‘We Don’t Know Where They Are’: Alabama Education Superintendent Says 5,000 Students Haven’t Shown Up For Classes

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More than 5,000 students in Alabama haven’t shown up for any class this year, preliminary reports show according to the state’s education superintendent, Eric Mackey.

“I’m very concerned about it,” Mackey told the Montgomery Advertiser. “It’s a very difficult year instructionally and that doesn’t even touch the surface on the issues we will have with these 5,000 students who are not in school and we don’t know where they are.” (RELATED: Positive COVID-19 Test Forces Two Alabama Schools To Go Virtual)

A small number of students who did not show up for school likely enrolled in private school. Some have returned recently, Mackey said, but they will not be counted because the official enrollment count ended 20 days after Labor Day.

The students who aren’t in school will have a difficult time catching up on missed work and hundreds of teachers could lose their jobs because of the drop in enrollment, he added. Schools could also lose some state funding because the amount of money each school gets depends on the number of students enrolled.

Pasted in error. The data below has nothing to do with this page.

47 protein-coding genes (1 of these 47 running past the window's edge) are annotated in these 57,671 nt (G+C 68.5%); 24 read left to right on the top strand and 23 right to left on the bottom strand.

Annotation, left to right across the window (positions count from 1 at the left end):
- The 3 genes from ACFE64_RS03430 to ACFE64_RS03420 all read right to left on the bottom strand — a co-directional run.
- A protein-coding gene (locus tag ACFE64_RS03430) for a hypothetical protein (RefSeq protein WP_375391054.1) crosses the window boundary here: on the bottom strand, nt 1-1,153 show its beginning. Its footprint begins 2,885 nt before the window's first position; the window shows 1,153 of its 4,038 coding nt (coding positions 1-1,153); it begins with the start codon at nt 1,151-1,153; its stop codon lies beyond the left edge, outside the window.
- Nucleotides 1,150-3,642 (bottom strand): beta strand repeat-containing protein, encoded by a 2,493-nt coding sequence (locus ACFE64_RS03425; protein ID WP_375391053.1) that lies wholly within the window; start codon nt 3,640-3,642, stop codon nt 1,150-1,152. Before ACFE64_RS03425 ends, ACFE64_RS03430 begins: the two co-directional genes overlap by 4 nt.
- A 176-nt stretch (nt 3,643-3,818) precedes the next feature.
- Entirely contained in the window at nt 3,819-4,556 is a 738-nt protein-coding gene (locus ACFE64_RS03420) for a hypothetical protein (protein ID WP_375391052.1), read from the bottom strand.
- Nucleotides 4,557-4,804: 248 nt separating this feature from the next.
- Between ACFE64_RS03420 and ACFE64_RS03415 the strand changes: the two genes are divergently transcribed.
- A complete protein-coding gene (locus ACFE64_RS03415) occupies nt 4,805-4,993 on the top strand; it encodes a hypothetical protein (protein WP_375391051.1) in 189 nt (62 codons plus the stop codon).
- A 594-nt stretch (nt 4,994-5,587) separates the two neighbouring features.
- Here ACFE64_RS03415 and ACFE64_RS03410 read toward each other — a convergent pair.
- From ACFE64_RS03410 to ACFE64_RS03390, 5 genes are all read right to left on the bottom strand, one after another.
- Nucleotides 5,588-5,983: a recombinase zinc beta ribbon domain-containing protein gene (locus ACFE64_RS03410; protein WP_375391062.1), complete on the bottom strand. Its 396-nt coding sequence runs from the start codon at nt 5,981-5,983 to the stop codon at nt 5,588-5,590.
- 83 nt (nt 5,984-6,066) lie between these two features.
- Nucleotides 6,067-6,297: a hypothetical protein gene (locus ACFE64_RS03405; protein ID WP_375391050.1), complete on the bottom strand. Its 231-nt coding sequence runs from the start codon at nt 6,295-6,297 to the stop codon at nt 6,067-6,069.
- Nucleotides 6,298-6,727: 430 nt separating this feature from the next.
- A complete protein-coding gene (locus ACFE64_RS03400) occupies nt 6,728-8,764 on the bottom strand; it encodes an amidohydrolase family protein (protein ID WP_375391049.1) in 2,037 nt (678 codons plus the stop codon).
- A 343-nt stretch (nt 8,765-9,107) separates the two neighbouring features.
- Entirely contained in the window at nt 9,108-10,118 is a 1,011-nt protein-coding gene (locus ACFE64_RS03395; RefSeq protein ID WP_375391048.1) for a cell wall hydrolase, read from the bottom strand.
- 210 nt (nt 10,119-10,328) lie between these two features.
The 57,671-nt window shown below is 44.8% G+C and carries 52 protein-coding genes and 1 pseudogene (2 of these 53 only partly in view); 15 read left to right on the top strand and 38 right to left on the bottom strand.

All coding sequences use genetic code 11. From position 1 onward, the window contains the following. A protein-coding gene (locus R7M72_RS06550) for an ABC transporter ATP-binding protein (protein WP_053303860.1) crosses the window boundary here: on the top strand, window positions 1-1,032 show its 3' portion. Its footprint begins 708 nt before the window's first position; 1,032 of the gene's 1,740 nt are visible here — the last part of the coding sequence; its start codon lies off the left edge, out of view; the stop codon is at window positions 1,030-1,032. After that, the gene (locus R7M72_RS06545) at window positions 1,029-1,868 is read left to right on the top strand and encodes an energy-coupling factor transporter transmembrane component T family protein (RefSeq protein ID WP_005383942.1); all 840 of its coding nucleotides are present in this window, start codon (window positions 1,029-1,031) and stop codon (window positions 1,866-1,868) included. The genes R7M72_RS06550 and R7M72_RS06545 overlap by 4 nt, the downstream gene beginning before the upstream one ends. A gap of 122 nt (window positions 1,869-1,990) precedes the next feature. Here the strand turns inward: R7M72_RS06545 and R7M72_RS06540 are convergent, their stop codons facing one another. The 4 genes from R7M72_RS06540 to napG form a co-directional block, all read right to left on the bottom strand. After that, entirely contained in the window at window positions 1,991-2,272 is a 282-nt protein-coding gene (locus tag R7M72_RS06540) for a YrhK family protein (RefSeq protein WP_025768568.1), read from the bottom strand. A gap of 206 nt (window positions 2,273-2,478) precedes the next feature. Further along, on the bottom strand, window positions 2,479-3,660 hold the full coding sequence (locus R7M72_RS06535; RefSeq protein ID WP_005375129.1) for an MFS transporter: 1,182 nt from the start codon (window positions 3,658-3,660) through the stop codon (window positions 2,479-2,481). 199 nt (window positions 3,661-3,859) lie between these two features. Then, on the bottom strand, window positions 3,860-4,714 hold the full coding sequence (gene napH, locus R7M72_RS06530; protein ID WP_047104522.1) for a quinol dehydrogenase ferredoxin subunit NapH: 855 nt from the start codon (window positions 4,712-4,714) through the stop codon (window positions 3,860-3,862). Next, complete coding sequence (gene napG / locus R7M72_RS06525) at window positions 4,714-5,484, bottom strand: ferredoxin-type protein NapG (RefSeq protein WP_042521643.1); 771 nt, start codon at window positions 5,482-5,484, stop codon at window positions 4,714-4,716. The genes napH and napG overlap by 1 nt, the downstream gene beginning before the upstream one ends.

Mackey told the Montgomery Advertiser that he hopes the funding problem can be avoided by the legislature altering the formula for allocating money. For example, the state could use the average number of students enrolled over the past 2 years rather than only relying on this year’s numbers.

Next year, “hundreds of teaching jobs” could be cut if the financial problem isn’t solved, the superintendent said.

“I have every expectation that once the pandemic ends, all of those students will come back,” Mackey told the Montgomery Advertiser. “The instructional problem will exist, but hopefully [the] financial issue will be taken care of.”

However, Mackey still worries about the educational gaps created during coronavirus, which forced many schools to switch to virtual learning. To address the educational gaps, the superintendent plans to ask the legislature for more funding for tutoring services and summer school, which schools may have to offer for several years.

“It will be an instructional problem next year and the year after,” Mackey said. “I think we’ll have to offer the most rigorous academic supports that we ever have.”

Final enrollment counts are expected in December, according to the report.